The popular/political participation, liberty and equality are the cornerstones of democracy. However, these do not come about automatically. There have to be instrumentalities/mechanisms in place to ensure the tangible presence of the key elements of democracy mentioned above.
Insofar as the first attribute popular/political participation is concerned there is full-fledged election machinery the Election Commission established by the Constitution to ensure the citizens’ popular/political participation without fear or favour. Popular/political participation in a modern, liberal democracy entails the capability to elect one’s representatives through periodic elections to state and central legislatures (State Assemblies and Parliament respectively).
This task involves a series of multifarious activities such as preparating/updating of voters’ list, preparing electoral rolls, ballot papers etc. It has also within its ambit the vital task of ensuing that the various persons contesting in elections as people’s representatives do not violate the ‘Model Code of Conduct’ laid down by the Election Commission from time to time.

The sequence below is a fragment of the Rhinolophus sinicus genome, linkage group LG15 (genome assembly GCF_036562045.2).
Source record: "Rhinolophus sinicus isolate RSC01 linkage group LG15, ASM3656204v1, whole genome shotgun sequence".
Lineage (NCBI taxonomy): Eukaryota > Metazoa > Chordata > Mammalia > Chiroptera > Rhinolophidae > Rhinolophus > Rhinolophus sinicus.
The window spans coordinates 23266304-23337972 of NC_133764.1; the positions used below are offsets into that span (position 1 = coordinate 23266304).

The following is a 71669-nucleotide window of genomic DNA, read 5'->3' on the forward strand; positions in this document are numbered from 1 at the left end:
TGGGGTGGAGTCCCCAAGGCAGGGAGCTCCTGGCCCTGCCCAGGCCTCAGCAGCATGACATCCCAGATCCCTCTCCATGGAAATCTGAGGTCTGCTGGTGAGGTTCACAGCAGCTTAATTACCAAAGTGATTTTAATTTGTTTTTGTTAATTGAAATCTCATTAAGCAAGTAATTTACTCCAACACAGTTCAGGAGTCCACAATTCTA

The Election Commission is a statutory, fully autonomous body established by the Constitution of the land to oversee the elections for the Indian Parliament and the State Assemblies. Its independence of functioning has been ensured by a number of provisions. In more than six decades since independence, the Election Commission has played a significant role in ensuring free and fair polls.
Thus, ensuring liberty and equality in the electoral arena we have now covered the formal governmental institutions involved in the democratic process in a Liberal Parliamentary Democracy like India’s. We now come to non-state actors (a term used here, we only for want of a better word) associated with the democratic process in India.